Clarification. Or not.

Posted on August 3, 2020


A poet I’m working with who writes narrative poems that are touched with stream of consciousness, and whose work I find riveting, nevertheless sends me this email:

Most places I send this work find it incomprehensible. . . .  My models for the blank verse are James Merrill’s long poems, Robert Frost, and Nabokov’s novel, Pale Fire.  I know these poems don’t come up to their standards, so I’d like to improve their quality.  I’d also like the narrative clearer so people don’t find it so confusing. 

I get this a lot from writers chasing the gods of “clarity.” I find they’re work remarkable, and have no problem “following” its engaging turns. Maybe this sentiment is workshop residue; maybe they’re sending the work to the wrong places. Probably both. It’s the Apollo on one shoulder, Dionysus on the other thing.

Here’s my answer, and what I would say to just about any poet sending out work these days, i.e., in the midst of contemporary chaos and a good 60 years after Frost.

Well, first of all, they’re wrong, by which I mean, readers who find this work incomprehensible are looking for something you’re not doing. Many readers find Pale Fire incomprehensible. Many find Hamlet incomprehensible, what with all that dithering, baiting and Freudian undertow. Nearly everyone finds Gertrude Stein to be a certain kind of incomprehensible. Like Nabokov, or Shakespeare, or Stein, or Emily Dickinson for that matter, you embrace a word within a dreamscape. Which is where we live, and like our brain, which right-side-ups everything our eyes see, our brains also try to make a certain kind of sense of chaos.

Our job as writers is to capture that chaos and come to some kind of terms with it. As in dreams, not everything adds up, because things don’t add up in putative “real life.” Order is provisional. As you know. As you suggest in your poems. I like that you give permission to that part of the unconscious which, like the dreamer, let’s go of the superego, which is what makes us, in dreaming, psychotic. Something to aim for, that artistic psychosis, without which no Goya or Picasso or Joan Mitchel (“No Birds”)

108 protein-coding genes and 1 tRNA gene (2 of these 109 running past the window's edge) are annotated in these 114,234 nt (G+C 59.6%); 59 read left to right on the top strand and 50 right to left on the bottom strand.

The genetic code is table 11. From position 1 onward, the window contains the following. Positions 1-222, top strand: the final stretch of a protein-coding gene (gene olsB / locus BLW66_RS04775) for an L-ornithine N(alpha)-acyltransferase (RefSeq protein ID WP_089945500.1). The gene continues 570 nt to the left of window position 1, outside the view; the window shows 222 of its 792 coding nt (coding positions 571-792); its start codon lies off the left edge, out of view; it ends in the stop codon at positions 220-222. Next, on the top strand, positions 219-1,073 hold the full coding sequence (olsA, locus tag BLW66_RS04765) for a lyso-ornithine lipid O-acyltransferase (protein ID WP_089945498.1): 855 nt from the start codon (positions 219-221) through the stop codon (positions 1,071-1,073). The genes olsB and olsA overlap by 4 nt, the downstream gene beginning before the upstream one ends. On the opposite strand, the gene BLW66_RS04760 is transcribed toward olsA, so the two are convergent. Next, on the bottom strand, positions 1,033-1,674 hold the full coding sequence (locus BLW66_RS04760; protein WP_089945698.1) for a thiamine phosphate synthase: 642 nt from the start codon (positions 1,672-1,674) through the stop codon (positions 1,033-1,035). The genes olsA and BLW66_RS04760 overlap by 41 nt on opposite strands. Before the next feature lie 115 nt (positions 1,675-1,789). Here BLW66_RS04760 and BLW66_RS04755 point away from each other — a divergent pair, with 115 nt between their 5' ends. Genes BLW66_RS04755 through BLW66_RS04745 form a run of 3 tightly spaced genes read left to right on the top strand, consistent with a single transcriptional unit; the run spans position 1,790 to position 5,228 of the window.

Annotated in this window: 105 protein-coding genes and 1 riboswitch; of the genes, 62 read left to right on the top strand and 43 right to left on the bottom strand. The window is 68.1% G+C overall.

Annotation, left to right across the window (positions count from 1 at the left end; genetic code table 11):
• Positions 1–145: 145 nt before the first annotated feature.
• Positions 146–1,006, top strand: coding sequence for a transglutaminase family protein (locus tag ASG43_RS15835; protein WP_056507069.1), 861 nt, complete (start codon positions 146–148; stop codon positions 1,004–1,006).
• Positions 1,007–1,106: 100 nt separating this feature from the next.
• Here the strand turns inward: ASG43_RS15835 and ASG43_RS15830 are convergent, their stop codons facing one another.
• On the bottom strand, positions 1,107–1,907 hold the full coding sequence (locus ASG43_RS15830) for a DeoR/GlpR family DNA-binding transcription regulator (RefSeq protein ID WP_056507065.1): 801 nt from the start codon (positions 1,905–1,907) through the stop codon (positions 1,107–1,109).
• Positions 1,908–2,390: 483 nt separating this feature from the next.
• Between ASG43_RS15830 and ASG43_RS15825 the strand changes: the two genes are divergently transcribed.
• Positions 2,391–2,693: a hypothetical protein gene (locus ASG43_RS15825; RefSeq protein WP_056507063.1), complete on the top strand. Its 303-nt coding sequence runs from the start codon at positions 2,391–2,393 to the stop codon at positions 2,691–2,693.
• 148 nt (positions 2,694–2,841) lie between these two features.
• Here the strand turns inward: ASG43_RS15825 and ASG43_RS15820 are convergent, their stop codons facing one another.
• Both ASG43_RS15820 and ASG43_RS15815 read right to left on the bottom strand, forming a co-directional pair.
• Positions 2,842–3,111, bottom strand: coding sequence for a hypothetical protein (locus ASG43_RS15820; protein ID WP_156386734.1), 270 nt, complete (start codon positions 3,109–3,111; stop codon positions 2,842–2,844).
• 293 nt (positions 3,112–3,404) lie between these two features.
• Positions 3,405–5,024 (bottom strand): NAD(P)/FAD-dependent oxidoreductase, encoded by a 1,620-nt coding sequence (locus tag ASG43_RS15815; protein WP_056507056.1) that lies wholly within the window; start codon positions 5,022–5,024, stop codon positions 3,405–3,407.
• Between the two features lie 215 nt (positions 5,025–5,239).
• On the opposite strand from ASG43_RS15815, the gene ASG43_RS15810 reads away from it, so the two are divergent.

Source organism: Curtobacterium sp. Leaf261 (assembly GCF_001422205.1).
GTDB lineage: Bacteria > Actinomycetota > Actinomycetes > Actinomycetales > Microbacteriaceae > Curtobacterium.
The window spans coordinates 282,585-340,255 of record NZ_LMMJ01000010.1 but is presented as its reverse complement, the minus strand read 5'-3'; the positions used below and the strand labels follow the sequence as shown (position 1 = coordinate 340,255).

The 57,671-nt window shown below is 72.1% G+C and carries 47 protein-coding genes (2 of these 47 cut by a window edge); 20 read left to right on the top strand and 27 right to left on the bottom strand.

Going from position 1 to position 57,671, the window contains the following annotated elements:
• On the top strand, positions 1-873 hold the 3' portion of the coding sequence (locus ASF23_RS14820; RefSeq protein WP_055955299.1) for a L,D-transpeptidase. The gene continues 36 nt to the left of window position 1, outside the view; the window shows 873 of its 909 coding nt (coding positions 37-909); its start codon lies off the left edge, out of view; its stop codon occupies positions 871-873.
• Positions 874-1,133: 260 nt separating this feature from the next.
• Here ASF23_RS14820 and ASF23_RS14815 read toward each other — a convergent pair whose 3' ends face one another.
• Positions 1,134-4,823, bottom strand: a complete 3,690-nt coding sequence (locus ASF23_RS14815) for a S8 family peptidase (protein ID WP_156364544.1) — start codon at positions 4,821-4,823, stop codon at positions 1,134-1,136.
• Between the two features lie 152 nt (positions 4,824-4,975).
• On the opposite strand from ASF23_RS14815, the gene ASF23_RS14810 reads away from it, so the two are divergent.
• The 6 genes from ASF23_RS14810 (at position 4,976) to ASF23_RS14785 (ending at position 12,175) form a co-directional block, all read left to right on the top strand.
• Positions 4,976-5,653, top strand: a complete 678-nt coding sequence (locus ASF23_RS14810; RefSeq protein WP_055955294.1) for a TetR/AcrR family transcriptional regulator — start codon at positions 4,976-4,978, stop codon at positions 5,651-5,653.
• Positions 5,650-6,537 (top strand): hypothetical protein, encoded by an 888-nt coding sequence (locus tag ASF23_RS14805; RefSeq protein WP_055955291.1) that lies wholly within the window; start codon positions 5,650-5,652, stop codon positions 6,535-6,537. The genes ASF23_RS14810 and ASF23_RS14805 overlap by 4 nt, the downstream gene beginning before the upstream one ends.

or Helen Frankenthaler (Mountains & Sea, 1952

So, my theory of narrative is that we humans need story so badly that we’ll manufacture one from the slimmest evidence, whether from the cave walls at Lascaux and Altamira, the papyrus on which a shred of of Sappho resides, or, say, that fragment of a letter your mother wrote your father during the war in which she seems to be channeling Joyce.

The job of the artist (poet) is to provide just enough to invite the reader in, show the reader around the place, say some sort of mutually satisfying goodby. So, I can give you great exercises for clarifying your narrative, if that’s what you’re really after, as long as you understand that “clarity” is a construct. We have time to do that together with a few of your poems, and then you can take it from there. Or you can rejoice in what you’re creating. Or both.

Posted in: Poetry